Friday, September 17, 2004
Kansas University film professors Chuck Berg and John Tibbetts share vivid memories and opinions regarding some of the selections on this roster of Lawrence-made movies.
Carnival of Souls
"I have yet to run into a science fiction and fantasy buff who has not heard of 'Carnival of Souls.'"
"Leo was a fixture of the Lawrence scene. Anyone living in Lawrence in the 1960s literally would have bumped into him. He was an iconic part of the landscape."
The Day After
"I think every third person at KU probably ended up having a bit part in 'The Day After.' It underscored the fact that money could be made in being hospitable to visiting film projects. I believe that's when the Kansas Film Commission got set up."
Nice Girls Don't Explode
"It has wound up having some shelf life as a cult film. It had its world premiere in downtown Lawrence, and there was a lot of scrambling around as to whether it could be projected with or without union projectionists. There were bullets of sweat exuded right on up to the moment the lights went down."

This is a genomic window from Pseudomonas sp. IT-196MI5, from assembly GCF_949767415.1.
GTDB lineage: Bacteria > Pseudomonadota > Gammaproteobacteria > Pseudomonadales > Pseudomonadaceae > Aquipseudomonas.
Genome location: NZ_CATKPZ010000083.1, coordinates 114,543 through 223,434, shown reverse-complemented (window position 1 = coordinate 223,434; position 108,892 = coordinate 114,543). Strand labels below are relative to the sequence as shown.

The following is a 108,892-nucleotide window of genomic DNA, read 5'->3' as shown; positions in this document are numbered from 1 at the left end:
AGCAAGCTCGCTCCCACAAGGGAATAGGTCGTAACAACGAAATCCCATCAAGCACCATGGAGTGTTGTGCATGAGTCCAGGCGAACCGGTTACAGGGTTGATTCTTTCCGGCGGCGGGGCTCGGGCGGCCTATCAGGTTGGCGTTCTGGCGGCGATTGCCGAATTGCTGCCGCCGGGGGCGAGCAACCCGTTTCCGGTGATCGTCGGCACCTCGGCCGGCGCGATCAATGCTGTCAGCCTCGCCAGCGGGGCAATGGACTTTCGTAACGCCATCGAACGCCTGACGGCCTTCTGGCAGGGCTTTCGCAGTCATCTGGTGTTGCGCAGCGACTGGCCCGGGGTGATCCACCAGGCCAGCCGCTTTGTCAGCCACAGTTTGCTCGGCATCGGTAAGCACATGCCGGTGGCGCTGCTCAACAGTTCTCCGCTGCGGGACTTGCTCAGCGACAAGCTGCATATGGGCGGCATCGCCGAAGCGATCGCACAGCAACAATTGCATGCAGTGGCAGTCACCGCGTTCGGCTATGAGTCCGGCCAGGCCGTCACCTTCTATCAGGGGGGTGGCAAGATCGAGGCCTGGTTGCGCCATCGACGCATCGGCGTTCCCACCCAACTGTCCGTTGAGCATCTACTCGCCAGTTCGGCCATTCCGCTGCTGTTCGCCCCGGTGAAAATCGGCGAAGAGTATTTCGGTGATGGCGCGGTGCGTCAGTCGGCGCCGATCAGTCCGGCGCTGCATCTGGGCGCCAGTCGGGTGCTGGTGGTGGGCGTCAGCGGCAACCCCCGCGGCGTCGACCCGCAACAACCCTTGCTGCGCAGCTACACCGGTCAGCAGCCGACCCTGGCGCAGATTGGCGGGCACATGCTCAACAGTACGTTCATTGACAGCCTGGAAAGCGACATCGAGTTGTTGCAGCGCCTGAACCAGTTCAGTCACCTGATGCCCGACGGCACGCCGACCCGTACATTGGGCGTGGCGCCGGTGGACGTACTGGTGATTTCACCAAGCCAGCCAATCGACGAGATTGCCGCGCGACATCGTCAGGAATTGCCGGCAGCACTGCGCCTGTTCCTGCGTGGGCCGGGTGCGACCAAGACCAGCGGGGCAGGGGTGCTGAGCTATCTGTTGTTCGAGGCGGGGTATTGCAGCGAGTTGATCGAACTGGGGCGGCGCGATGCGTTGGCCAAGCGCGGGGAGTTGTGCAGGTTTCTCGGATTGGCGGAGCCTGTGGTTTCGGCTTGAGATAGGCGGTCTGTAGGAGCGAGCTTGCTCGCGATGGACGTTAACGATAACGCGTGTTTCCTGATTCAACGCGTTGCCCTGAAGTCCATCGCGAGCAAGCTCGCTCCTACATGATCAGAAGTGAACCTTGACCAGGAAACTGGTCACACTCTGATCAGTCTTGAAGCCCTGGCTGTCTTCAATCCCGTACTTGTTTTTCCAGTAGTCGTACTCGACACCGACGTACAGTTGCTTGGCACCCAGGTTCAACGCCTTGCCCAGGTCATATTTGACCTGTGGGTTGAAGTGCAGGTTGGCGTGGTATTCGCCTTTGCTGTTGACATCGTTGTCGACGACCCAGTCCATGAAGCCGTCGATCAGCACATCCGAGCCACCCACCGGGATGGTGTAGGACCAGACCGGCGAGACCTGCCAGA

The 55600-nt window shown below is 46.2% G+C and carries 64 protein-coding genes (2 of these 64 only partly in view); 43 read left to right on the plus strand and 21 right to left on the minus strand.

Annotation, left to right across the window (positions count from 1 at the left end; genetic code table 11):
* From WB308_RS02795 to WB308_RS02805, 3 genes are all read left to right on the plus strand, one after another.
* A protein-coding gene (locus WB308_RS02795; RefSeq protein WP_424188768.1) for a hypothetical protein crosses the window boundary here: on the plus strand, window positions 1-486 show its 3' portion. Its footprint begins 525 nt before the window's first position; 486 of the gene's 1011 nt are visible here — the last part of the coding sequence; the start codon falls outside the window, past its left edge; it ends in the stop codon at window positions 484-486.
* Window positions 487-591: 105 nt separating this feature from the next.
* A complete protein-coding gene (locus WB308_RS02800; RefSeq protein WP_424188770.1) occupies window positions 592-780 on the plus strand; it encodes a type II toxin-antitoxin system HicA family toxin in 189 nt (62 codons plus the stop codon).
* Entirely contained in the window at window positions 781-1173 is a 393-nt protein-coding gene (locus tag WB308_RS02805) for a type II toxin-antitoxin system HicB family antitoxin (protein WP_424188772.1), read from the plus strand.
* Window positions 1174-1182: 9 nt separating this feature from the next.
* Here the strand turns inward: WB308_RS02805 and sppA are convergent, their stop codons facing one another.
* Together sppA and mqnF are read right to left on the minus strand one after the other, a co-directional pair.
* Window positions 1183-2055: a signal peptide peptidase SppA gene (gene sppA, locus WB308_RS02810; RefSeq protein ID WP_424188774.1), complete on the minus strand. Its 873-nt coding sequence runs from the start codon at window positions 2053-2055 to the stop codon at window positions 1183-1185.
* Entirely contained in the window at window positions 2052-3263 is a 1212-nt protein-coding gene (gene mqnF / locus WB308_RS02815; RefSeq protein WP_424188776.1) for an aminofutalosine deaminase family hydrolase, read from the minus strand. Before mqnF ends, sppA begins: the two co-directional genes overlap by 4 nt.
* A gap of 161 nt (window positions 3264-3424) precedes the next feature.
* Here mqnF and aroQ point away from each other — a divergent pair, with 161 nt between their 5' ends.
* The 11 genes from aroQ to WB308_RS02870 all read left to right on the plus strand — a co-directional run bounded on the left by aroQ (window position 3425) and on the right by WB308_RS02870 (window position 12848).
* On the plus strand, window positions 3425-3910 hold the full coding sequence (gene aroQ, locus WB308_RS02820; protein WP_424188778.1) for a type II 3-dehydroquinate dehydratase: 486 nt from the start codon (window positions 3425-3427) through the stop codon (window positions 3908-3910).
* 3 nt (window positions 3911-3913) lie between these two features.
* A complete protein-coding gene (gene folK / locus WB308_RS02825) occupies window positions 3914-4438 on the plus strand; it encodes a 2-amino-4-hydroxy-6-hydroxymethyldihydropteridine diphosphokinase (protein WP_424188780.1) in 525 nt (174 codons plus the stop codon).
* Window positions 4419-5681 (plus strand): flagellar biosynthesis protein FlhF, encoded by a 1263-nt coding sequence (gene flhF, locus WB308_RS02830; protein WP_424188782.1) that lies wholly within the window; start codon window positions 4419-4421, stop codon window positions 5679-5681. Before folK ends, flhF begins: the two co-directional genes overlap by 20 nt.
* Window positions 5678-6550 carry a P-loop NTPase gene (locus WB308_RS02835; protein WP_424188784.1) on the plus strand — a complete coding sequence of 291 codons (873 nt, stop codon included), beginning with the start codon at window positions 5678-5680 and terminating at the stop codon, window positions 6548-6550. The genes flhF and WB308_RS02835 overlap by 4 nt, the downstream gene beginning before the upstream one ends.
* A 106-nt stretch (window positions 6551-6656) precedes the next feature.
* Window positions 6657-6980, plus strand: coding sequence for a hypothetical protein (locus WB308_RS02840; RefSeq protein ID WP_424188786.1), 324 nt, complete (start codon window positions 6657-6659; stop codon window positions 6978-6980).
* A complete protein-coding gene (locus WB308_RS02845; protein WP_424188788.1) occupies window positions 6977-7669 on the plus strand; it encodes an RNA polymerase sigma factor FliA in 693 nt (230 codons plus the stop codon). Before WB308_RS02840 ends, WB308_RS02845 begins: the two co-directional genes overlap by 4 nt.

"The stories reverberated for months about Dillon and McCarthy's barroom exploits in Lawrence. More people remember that than they do the movie."
Cross of Fire
"It was a very interesting attempt to work in a quasi-docudrama format. The intentions of the filmmakers were really honorable, in terms of delving into negative aspects of our history that, as Kansans, we tend to suppress."
Where Pigeons Go to Die
"Everybody thought that Landon was one of the nicest people they met in their lives."
C.S.A. -- The Confederate States of America
"Almost everyone in and out of the film community participated in it -- which I think is a story in itself."